11. Choose Policies next to View and verify that Printer Policy is present on both DC1 and DHCP1.

  1. Create another policy on DHCP1 called Workgroup Policy using the Fully Qualified Domain Name criteria and the Is Single Label operator.

  2. Using the Policies view, right-click Workgroup Policy and then click Edit DHCP Policy.

  3. Under DNS Dynamic Updates, next to Enable DNS dynamic updates, choose Yes.

  4. Next to Enable name protection, choose No.

  5. Next to Dynamically update DNS records, choose Always.

  6. Next to Discard DNS records when lease is deleted, choose Yes.

  7. Next to Dynamically update DNS records for DHCP clients that do not request updates, choose Yes.

  8. Next to Disable dynamic updates for DNS PTR records, choose No.

  9. Next to Register DHCP clients using a different DNS suffix, choose Yes.

  10. Type contoso.com next to Use the following DNS suffix, and then click OK.

  11. Right-click Workgroup Policy and then click Move Up Processing Order.

New Windows PowerShell cmdlets for IPAM make it easier to automate IP address lifecycle management. A rich set of cmdlets are available that enable you to perform all management functions for your IP addresses, ranges and blocks. You can leverage these cmdlets to write scripts and integrate IPAM with various physical and virtual devices or servers. This saves time, eliminates manual intervention, and reduces operating cost.

  1. Create an IP address range in IPAM

  2. View IP address ranges in IPAM

  3. Track utilization of IP ranges

  4. Find a free IP address and assign it to a new printer

  5. Deprovision the added printer and reclaim the IP address

  1. Type the following command at a Windows PowerShell prompt and press ENTER:

    PS C:\>Add-IpamRange –NetworkId 192.168.0.0/24 –StartIPAddress 192.168.0.1 –EndIPAddress 192.168.0.254 -CreateSubnetIfNotFound
    

    This command creates an IP address range for servers in the test lab. Also use the next command to add individual IP addresses for the three computers used in this lab.

  2. Type the following command at a Windows PowerShell prompt and press ENTER:

    PS C:\>Add-IpamAddress –IpAddress 192.168.0.1
    PS C:\>Add-IpamAddress –IpAddress 192.168.0.2
    PS C:\>Add-IpamAddress –IpAddress 192.168.0.3
    
  1. Type the following command at a Windows PowerShell prompt and press ENTER:

    PS C:\>Get-IpamRange –AddressFamily IPv4 –AddressCategory Private
    
  2. Verify that the IP address range that was recently added is displayed. Also try specifying an AddressCategory of Public to view the two public IP address ranges used for DHCP scopes.

  3. To view more detailed information, type the following commands at a Windows PowerShell prompt and press ENTER:

    PS C:\>$a= Get-IpamRange –AddressFamily IPv4 –AddressCategory Private
    PS C:\>$a[0]|fl *
    
  1. Type the following command at a Windows PowerShell prompt and press ENTER:

    PS C:\>Get-IpamRange –AddressFamily IPv4 –AddressCategory Private|where-object {$_.PercentageUtilized –gt 80}
    

    This command will display IP address ranges where the utilization is over 80%.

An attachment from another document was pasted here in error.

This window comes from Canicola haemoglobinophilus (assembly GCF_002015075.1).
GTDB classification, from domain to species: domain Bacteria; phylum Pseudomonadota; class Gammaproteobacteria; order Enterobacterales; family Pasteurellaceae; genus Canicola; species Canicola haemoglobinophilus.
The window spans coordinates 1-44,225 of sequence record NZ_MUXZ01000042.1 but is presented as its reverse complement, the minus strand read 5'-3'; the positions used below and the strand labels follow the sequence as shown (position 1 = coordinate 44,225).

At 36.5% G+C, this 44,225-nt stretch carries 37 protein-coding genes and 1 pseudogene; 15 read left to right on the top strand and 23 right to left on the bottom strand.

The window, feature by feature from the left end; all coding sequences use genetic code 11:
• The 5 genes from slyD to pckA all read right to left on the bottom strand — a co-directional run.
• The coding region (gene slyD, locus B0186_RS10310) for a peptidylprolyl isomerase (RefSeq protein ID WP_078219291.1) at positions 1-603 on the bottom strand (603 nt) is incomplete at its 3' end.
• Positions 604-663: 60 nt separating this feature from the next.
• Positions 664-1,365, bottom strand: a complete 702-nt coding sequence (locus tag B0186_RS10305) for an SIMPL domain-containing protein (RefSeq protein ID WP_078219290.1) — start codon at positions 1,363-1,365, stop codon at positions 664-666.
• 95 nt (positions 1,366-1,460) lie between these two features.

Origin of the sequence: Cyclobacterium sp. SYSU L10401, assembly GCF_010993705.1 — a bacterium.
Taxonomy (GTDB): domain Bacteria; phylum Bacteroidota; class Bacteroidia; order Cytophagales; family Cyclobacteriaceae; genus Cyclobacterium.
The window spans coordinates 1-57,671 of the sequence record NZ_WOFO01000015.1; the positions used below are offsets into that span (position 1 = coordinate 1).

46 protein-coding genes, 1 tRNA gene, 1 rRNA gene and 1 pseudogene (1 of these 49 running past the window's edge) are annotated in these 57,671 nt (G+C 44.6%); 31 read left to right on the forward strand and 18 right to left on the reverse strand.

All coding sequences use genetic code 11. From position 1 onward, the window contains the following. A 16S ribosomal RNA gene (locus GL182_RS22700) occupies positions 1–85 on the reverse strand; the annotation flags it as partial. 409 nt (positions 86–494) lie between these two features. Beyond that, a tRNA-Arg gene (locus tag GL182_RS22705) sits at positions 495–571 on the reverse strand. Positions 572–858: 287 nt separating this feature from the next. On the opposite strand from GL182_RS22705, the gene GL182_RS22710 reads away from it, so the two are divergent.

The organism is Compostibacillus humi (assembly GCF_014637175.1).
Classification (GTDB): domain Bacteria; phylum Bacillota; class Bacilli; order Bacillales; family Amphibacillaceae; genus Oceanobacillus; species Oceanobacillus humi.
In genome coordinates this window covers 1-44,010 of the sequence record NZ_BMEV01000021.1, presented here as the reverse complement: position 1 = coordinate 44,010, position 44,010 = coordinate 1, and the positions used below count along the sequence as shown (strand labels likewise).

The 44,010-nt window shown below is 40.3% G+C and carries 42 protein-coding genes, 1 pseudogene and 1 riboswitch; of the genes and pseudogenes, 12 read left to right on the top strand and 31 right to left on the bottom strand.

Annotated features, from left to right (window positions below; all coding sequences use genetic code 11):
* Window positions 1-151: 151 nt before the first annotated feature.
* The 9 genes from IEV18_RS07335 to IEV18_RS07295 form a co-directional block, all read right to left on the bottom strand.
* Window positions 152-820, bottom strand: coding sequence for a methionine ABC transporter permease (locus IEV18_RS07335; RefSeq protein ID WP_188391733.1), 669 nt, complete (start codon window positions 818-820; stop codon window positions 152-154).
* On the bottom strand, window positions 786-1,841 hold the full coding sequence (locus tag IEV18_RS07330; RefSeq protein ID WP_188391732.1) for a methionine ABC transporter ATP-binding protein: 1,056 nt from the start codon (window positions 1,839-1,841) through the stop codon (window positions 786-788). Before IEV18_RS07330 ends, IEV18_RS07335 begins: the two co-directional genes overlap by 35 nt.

2. Type the following commands at a Windows PowerShell prompt and press ENTER:

    PS C:\> Get-IpamRange –AddressFamily IPv4 –AddressCategory Private|where-object {$_.PercentageUtilized –gt 80}|Export-Csv –Path “C:\Users\Administrator\Desktop\OverUtilizedRanges.csv” –NoTypeInformation -Force 
    PS C:\>notepad “C:\Users\Administrator\Desktop\OverUtilizedRanges.csv”
    

    This will open a notepad file containing all the over-utilized public IPv4 address ranges (currently blank).

  3. Type the following command at a Windows PowerShell prompt and press ENTER:

    PS C:\> Get-IpamRange –AddressFamily IPv4 –AddressCategory Private|where-object {$_.Overlapping –eq “True”}
    

    The previous command will display any overlapping IP address ranges, if they exist.

  1. Type the following command at a Windows PowerShell prompt and press ENTER:

    PS C:\>$range = Get-IpamRange –StartIPAddress 192.168.0.1 -EndIPAddress 192.168.0.254 
    PS C:\>Find-IpamFreeAddress –InputObject $range -TestReachability
    
  2. Confirm that the first available IP address is 192.168.0.4.

  3. Type the following command at a Windows PowerShell prompt and press ENTER:

    PS C:>$range = Get-IpamRange –StartIPAddress 192.168.0.1 -EndIPAddress 192.168.0.254 
    PS C:\>$freeip = Find-IpamFreeAddress –InputObject $range –TestReachability 
    PS C:\>$ip = Add-IpamAddress –IpAddress $freeIp.Address –ManagedByService $range.ManagedByService –ServiceInstance $range.ServiceInstance –DeviceType Printer –AssignmentType Dynamic –MacAddress ”AA-BB-CC-DD-EE-FF” –ReservationServer $range.DhcpServerName –ReservationName “B3_F1_Printer_HP” –ReservationType Both –ReservationDescription “Reservation for printer on first floor of building 3” -PassThru 
    PS C:\>$ip|fl *
    
  4. Verify that the 192.168.0.4 IP address is assigned to a printer.

In this case, the IP address range does not correspond to a DHCP scope it is not possible to add this reservation to a DHCP scope. If this scope were present on DC1 or DHCP2, you can use the Add-DhcpServerv4Reservation cmdlet to add this IP address. See the following example: